Naval Air: June 27, 2004


The U.S. Navy plans to retire the last of its F-14 fighters by late 2006, about 18 months earlier than planned. This will save the navy about $155 million. The reason for the faster retirement of the F-14s, which entered service in 1970, was increased production of the F-18E/F and a desire to get the older F-14s out of service. The F-14, a 30 ton swing-wing fighter, was originally developed for fleet defense. For that purpose, special long range Phoenix missiles were developed. As impressive, and expensive (over a million dollars each) as the F-14's Phoenix missile was, it never saw action. When the Cold War ended, some F-14s were modified to drop bombs. The F-18E/F was originally designed as an upgrade to the original F-18A, which entered service in 1982. But by the time the project was finished, the 25 ton F-18A had turned into a 30 ton F-18E that was quite a different aircraft. The F-18E entered service in 1997, and is a much more capable and reliable aircraft than the older F-14s. This will leave Iran as the only nation operating the F-14, having received some in the 1970s, and keeping a few of them in flyable condition to the present. The Iranians improvise a lot, and get assistance from Russia. However, the Iranian F-14s are not in the best of shape, one having crashed, during a training flight, on June 21st.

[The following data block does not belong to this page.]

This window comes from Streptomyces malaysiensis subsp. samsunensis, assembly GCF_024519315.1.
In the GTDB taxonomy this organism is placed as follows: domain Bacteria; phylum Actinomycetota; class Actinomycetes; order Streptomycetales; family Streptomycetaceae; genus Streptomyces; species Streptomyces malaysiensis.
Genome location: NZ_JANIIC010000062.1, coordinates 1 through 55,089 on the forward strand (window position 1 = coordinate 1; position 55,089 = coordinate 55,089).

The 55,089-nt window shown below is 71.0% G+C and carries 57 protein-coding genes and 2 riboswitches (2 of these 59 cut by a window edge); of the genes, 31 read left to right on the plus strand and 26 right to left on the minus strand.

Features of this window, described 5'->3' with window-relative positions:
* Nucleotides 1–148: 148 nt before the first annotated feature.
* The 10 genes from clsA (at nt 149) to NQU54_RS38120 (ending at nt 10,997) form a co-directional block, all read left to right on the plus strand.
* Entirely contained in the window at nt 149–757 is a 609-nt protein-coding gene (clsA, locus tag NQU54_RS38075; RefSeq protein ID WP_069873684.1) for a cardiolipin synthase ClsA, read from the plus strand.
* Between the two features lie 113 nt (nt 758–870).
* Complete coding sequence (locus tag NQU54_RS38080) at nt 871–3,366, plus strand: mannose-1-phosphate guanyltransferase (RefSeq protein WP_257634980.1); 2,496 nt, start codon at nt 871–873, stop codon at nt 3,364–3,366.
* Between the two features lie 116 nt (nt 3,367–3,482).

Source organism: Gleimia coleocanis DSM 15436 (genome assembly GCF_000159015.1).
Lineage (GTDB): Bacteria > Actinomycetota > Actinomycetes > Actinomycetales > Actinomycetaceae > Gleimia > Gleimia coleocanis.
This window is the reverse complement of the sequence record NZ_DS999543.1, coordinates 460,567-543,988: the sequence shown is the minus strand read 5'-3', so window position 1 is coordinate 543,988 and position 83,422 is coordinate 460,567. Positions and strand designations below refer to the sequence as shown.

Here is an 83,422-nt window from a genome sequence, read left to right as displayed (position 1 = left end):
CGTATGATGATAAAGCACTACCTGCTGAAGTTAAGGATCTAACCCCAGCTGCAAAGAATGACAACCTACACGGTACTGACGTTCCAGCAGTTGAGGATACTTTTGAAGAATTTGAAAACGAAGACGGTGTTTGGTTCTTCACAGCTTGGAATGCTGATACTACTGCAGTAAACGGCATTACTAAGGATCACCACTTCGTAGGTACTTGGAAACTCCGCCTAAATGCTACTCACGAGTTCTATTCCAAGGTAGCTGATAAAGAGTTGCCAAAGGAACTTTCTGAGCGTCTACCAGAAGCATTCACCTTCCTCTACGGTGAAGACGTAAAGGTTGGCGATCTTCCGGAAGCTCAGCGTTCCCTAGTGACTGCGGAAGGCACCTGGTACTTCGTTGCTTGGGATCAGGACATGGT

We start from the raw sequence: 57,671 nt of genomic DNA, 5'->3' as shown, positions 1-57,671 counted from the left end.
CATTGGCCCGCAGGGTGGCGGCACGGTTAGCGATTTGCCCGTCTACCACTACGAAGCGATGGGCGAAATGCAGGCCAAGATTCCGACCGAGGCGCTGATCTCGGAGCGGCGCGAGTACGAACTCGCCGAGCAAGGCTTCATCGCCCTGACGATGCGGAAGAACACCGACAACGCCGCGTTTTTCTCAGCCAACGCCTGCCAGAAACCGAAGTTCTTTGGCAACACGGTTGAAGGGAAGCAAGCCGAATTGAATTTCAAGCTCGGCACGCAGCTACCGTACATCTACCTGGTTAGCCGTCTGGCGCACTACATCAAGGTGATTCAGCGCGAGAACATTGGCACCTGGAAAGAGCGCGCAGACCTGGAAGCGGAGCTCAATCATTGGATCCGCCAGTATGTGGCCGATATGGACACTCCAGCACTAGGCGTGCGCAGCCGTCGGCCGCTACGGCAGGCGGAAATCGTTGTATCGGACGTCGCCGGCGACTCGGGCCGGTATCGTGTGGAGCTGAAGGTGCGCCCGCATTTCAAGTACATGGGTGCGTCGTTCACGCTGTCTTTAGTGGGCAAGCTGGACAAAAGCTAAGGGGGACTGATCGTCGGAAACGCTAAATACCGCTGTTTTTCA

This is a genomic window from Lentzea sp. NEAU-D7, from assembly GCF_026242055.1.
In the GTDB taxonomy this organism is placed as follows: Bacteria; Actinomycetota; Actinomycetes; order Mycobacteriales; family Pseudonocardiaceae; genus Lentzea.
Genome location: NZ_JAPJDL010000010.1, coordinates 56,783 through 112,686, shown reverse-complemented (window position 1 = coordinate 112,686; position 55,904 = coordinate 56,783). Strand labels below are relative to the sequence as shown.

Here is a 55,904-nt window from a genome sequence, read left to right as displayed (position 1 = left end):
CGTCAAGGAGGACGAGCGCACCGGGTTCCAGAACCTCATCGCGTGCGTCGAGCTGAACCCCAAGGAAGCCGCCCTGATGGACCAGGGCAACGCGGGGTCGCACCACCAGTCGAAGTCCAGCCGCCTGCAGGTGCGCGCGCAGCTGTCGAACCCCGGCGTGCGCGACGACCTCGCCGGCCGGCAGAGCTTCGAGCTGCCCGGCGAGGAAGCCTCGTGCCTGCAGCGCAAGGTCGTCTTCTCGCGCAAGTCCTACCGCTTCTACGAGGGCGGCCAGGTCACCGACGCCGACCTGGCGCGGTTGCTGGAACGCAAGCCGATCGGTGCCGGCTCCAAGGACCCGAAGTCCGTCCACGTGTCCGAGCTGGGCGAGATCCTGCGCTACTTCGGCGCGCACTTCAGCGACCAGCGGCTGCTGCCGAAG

Help Keep Us From Drying Up

We need your help! Our subscription base has slowly been dwindling.

Each month we count on your contributions. You can support us in the following ways:

  1. Make sure you spread the word about us. Two ways to do that are to like us on Facebook and follow us on Twitter.
  2. Subscribe to our daily newsletter. We’ll send the news to your email box, and you don’t have to come to the site unless you want to read columns or see photos.
  3. You can contribute to the health of StrategyPage.
Subscribe   Contribute   Close